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LETTERS TO EDITOR
Year : 2021  |  Volume : 4  |  Issue : 1  |  Page : 168-169

Health-care system-related factors are the major contributors to time to diagnosis in solid tumors in children in India


1 Quality Care Research and Impact Department, Cankids…Kidscan, Max Institute of Cancer Care, Max Super Speciality Hospital, New Delhi, India
2 Pediatric Oncology Disease Management Group, Max Institute of Cancer Care, Max Super Speciality Hospital, New Delhi, India

Date of Submission21-Jan-2021
Date of Decision30-Jan-2021
Date of Acceptance15-Feb-2021
Date of Web Publication26-Mar-2021

Correspondence Address:
Jyotsna Sharma
Quality Care, Research and Impact Department, Cankids…Kidscan, New Delhi - 110 057
India
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Source of Support: None, Conflict of Interest: None


DOI: 10.4103/crst.crst_12_21

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How to cite this article:
Maji I, Sharma J, Arora RS. Health-care system-related factors are the major contributors to time to diagnosis in solid tumors in children in India. Cancer Res Stat Treat 2021;4:168-9

How to cite this URL:
Maji I, Sharma J, Arora RS. Health-care system-related factors are the major contributors to time to diagnosis in solid tumors in children in India. Cancer Res Stat Treat [serial online] 2021 [cited 2021 Apr 23];4:168-9. Available from: https://www.crstonline.com/text.asp?2021/4/1/168/312060



Timely diagnosis and initiation of treatment are essential for the optimal management and outcome of childhood cancers. A delay in diagnosis can lead to advanced-stage disease and poor outcomes. Factors influencing the time to diagnosis (TTD) can be patient-related (period from onset of symptoms to first health-care contact, usually in the primary health-care) or health-care-related (period from the first visit to a health-care facility to diagnosis, including all the touchpoints that a patient encounters in the health-care system).

This is an under-researched area in India, with most previous publications focusing on leukemias and brain tumors.[1] To the best of our knowledge, there has been only one previous study[2] that focused on the TTD and treatment in children with solid tumors. Therefore, the recent study by Singh et al. is a welcome addition.[3] This study was conducted in the outpatient department of pediatric oncology of the Kidwai Memorial Institute of Oncology (Karnataka, India) on 75 patients with solid tumors aged <15 years. The reported median TTD was 76 days, of which the time taken from symptom onset to the first visit to a health-care facility was 7 days (9.2% of the total TTD); navigating the health-care system and arriving at a diagnosis contributed to the remaining 89.8% of the total TTD. A comparison of the contribution of health-care system-related factors to the total TTD for three solid childhood malignancies between India and high-income countries is presented in [Table 1].[4]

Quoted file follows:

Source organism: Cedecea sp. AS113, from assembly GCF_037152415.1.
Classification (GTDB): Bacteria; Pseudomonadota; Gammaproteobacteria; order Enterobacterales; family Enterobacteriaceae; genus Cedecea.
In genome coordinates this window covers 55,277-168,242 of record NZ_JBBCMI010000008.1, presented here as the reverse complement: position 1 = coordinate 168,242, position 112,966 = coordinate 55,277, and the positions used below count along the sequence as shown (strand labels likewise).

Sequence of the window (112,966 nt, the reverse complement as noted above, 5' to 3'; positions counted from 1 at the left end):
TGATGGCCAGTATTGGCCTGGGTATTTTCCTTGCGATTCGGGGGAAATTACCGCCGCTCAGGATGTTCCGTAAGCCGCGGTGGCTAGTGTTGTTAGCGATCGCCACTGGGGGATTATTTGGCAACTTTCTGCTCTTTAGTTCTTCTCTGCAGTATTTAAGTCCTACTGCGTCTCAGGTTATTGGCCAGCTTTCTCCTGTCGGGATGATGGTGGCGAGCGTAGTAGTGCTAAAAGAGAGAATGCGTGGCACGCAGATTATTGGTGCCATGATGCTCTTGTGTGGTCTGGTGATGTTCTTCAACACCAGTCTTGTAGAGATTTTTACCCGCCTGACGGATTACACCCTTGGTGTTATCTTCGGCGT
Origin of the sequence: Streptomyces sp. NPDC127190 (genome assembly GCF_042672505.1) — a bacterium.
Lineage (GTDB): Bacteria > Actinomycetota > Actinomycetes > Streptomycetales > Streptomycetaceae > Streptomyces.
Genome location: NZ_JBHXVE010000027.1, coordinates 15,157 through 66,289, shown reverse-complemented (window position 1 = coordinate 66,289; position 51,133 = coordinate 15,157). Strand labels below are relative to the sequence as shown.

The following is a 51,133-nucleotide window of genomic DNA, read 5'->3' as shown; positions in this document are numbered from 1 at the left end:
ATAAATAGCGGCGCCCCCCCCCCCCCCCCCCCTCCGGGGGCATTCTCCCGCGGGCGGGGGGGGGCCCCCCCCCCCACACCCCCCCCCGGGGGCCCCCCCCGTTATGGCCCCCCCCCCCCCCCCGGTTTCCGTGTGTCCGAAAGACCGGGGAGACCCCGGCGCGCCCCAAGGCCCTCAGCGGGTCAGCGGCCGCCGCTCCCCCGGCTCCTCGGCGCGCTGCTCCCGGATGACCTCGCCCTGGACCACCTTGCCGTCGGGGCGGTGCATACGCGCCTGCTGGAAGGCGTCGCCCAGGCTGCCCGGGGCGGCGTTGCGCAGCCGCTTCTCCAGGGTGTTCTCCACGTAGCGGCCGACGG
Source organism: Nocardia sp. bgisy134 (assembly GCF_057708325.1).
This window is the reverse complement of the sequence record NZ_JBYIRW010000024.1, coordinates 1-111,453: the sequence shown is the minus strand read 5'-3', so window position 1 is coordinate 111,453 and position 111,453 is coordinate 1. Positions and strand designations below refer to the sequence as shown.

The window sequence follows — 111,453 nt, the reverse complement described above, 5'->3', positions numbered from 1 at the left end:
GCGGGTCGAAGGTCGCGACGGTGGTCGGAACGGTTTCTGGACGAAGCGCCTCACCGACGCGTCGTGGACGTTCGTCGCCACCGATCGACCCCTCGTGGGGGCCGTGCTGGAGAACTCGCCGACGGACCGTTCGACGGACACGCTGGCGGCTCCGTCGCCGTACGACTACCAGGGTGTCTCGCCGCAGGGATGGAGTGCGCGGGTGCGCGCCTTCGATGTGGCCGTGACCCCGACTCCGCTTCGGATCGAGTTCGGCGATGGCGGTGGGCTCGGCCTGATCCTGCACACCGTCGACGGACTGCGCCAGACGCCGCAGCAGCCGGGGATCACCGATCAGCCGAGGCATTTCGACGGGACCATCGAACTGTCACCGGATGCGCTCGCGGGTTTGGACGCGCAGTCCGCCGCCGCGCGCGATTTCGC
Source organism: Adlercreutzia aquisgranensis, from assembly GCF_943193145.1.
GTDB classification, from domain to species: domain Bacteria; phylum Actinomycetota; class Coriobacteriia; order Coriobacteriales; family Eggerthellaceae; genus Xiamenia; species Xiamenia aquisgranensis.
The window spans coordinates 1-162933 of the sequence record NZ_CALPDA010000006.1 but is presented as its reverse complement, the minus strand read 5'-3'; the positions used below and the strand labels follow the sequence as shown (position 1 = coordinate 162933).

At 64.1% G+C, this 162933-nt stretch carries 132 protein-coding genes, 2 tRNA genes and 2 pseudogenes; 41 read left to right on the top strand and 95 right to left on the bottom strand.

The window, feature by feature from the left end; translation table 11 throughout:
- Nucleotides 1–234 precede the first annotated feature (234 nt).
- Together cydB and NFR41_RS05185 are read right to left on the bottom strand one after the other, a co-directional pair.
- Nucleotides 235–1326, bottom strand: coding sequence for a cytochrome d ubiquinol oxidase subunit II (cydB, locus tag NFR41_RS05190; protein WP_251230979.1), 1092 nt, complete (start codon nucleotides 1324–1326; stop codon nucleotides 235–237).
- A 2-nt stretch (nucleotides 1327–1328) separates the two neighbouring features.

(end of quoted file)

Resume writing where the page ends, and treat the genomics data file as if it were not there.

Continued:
Table 1: Time to diagnosis and relative contributions of health-care system-related factors in India and high-income countries

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This comparison shows that the median TTD for solid cancers in India is around twice that of high-income countries. It also highlights the stark difference in the contribution of factors related to the health-care system to TTD, which is reported to be around 90% in India and 30%–40% in high-income countries. This highlights the need for interventions at various steps from the first contact with a health-care provider to the final diagnosis to reduce the overall delay in diagnosis and improve the outcome of childhood cancers in low- and middle-income countries like India.

There is a paucity of data on TTD and its associated factors in India. Considering the need to generate more evidence, our next study is aimed at understanding the pathways for access to care for children with cancer for which we are currently recruiting children with cancer from North, Central, and East India. We also wish to identify the impact of these pathways on the disease and its outcomes. This study could potentially be one of the largest in the world in this area.

Financial support and sponsorship

Nil.

Conflicts of interest

There are no conflicts of interest.



 
  References Top

1.
Faruqui N. Accessing Childhood Cancer Care in the Era of Universal Health Coverage: Insights from India. (Doctoral Thesis, Sydney School of Public Health, Faculty of Medicine and Health the University of Sydney); 2019. Available from: https://hdl.handle.net/2123/21884. [Last accessed on 2021 Feb 15].  Back to cited text no. 1
    
2.
Verma N, Bhattacharya S. Time to diagnosis and treatment of childhood cancer. Indian J Pediatr 2020;87:641-3.  Back to cited text no. 2
    
3.
Singh S, Kumar A, Kumar N, Kaushik PS, Akkineni V, Appaji L. First symptom and time to diagnosis in pediatric patients with solid tumors: A cross-sectional study from a regional cancer institute in South India. Cancer Res Stat Treat 2020;3:716-23.  Back to cited text no. 3
  [Full text]  
4.
Brasme JF, Morfouace M, Grill J, Martinot A, Amalberti R, Bons-Letouzey C, et al. Delays in diagnosis of paediatric cancers: A systematic review and comparison with expert testimony in lawsuits. Lancet Oncol 2012;13:e445-59.  Back to cited text no. 4
    



 
 
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